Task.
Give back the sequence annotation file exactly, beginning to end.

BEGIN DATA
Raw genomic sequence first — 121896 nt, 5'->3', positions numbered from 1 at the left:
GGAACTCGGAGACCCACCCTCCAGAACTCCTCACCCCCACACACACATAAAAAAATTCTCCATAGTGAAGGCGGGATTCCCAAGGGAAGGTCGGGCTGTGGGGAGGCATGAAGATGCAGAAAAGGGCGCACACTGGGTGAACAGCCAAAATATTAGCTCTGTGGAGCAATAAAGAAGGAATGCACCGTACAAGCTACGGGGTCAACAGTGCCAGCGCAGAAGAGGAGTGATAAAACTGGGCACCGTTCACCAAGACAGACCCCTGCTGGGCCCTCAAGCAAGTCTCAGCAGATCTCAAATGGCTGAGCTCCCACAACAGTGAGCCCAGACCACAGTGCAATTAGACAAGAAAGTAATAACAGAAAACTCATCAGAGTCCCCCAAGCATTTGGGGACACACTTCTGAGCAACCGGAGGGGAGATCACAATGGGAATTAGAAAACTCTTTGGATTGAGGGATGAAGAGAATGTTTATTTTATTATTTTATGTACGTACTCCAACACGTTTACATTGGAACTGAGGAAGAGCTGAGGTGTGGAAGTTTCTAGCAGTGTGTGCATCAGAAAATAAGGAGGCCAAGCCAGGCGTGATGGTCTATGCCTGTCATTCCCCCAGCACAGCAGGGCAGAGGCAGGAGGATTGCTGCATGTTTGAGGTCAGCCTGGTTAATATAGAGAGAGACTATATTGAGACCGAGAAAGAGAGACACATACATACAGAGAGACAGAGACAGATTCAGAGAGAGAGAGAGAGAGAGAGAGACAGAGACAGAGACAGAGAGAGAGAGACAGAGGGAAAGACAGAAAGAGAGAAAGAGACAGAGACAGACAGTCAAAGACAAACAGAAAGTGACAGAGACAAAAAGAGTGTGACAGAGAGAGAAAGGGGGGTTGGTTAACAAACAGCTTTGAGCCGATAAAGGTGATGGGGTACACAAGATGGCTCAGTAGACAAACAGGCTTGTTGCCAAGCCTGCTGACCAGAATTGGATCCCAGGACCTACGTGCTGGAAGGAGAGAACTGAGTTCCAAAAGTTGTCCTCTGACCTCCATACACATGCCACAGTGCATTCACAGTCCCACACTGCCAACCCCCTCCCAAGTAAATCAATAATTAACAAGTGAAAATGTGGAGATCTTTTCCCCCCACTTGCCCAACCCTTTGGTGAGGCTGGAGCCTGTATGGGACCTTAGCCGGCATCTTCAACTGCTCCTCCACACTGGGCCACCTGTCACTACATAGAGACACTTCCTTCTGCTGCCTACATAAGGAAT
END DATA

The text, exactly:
Raw genomic sequence first — 121896 nt, 5'->3', positions numbered from 1 at the left:
GGAACTCGGAGACCCACCCTCCAGAACTCCTCACCCCCACACACACATAAAAAAATTCTCCATAGTGAAGGCGGGATTCCCAAGGGAAGGTCGGGCTGTGGGGAGGCATGAAGATGCAGAAAAGGGCGCACACTGGGTGAACAGCCAAAATATTAGCTCTGTGGAGCAATAAAGAAGGAATGCACCGTACAAGCTACGGGGTCAACAGTGCCAGCGCAGAAGAGGAGTGATAAAACTGGGCACCGTTCACCAAGACAGACCCCTGCTGGGCCCTCAAGCAAGTCTCAGCAGATCTCAAATGGCTGAGCTCCCACAACAGTGAGCCCAGACCACAGTGCAATTAGACAAGAAAGTAATAACAGAAAACTCATCAGAGTCCCCCAAGCATTTGGGGACACACTTCTGAGCAACCGGAGGGGAGATCACAATGGGAATTAGAAAACTCTTTGGATTGAGGGATGAAGAGAATGTTTATTTTATTATTTTATGTACGTACTCCAACACGTTTACATTGGAACTGAGGAAGAGCTGAGGTGTGGAAGTTTCTAGCAGTGTGTGCATCAGAAAATAAGGAGGCCAAGCCAGGCGTGATGGTCTATGCCTGTCATTCCCCCAGCACAGCAGGGCAGAGGCAGGAGGATTGCTGCATGTTTGAGGTCAGCCTGGTTAATATAGAGAGAGACTATATTGAGACCGAGAAAGAGAGACACATACATACAGAGAGACAGAGACAGATTCAGAGAGAGAGAGAGAGAGAGAGAGACAGAGACAGAGACAGAGAGAGAGAGACAGAGGGAAAGACAGAAAGAGAGAAAGAGACAGAGACAGACAGTCAAAGACAAACAGAAAGTGACAGAGACAAAAAGAGTGTGACAGAGAGAGAAAGGGGGGTTGGTTAACAAACAGCTTTGAGCCGATAAAGGTGATGGGGTACACAAGATGGCTCAGTAGACAAACAGGCTTGTTGCCAAGCCTGCTGACCAGAATTGGATCCCAGGACCTACGTGCTGGAAGGAGAGAACTGAGTTCCAAAAGTTGTCCTCTGACCTCCATACACATGCCACAGTGCATTCACAGTCCCACACTGCCAACCCCCTCCCAAGTAAATCAATAATTAACAAGTGAAAATGTGGAGATCTTTTCCCCCCACTTGCCCAACCCTTTGGTGAGGCTGGAGCCTGTATGGGACCTTAGCCGGCATCTTCAACTGCTCCTCCACACTGGGCCACCTGTCACTACATAGAGACACTTCCTTCTGCTGCCTACATAAGGAAT